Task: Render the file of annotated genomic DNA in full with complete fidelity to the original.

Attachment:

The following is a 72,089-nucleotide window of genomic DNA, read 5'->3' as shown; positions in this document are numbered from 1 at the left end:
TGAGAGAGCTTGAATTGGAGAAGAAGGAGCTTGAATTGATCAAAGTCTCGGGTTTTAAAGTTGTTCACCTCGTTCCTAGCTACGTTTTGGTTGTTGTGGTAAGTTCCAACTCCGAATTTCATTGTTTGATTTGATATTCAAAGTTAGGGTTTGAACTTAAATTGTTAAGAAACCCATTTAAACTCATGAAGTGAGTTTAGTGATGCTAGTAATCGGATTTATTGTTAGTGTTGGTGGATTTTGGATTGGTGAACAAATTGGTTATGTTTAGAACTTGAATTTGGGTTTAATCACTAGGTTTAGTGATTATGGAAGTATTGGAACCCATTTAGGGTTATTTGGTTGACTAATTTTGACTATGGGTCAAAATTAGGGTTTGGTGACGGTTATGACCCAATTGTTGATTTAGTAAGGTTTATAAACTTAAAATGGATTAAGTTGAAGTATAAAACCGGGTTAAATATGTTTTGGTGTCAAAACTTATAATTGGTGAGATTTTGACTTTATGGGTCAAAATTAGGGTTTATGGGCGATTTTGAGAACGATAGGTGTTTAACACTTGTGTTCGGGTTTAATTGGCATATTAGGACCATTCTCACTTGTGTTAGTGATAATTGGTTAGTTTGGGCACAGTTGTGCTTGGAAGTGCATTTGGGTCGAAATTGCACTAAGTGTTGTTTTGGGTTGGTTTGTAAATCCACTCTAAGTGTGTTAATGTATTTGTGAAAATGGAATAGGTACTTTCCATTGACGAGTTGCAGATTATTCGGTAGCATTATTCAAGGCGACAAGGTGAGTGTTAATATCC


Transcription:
The following is a 72,089-nucleotide window of genomic DNA, read 5'->3' as shown; positions in this document are numbered from 1 at the left end:
TGAGAGAGCTTGAATTGGAGAAGAAGGAGCTTGAATTGATCAAAGTCTCGGGTTTTAAAGTTGTTCACCTCGTTCCTAGCTACGTTTTGGTTGTTGTGGTAAGTTCCAACTCCGAATTTCATTGTTTGATTTGATATTCAAAGTTAGGGTTTGAACTTAAATTGTTAAGAAACCCATTTAAACTCATGAAGTGAGTTTAGTGATGCTAGTAATCGGATTTATTGTTAGTGTTGGTGGATTTTGGATTGGTGAACAAATTGGTTATGTTTAGAACTTGAATTTGGGTTTAATCACTAGGTTTAGTGATTATGGAAGTATTGGAACCCATTTAGGGTTATTTGGTTGACTAATTTTGACTATGGGTCAAAATTAGGGTTTGGTGACGGTTATGACCCAATTGTTGATTTAGTAAGGTTTATAAACTTAAAATGGATTAAGTTGAAGTATAAAACCGGGTTAAATATGTTTTGGTGTCAAAACTTATAATTGGTGAGATTTTGACTTTATGGGTCAAAATTAGGGTTTATGGGCGATTTTGAGAACGATAGGTGTTTAACACTTGTGTTCGGGTTTAATTGGCATATTAGGACCATTCTCACTTGTGTTAGTGATAATTGGTTAGTTTGGGCACAGTTGTGCTTGGAAGTGCATTTGGGTCGAAATTGCACTAAGTGTTGTTTTGGGTTGGTTTGTAAATCCACTCTAAGTGTGTTAATGTATTTGTGAAAATGGAATAGGTACTTTCCATTGACGAGTTGCAGATTATTCGGTAGCATTATTCAAGGCGACAAGGTGAGTGTTAATATCC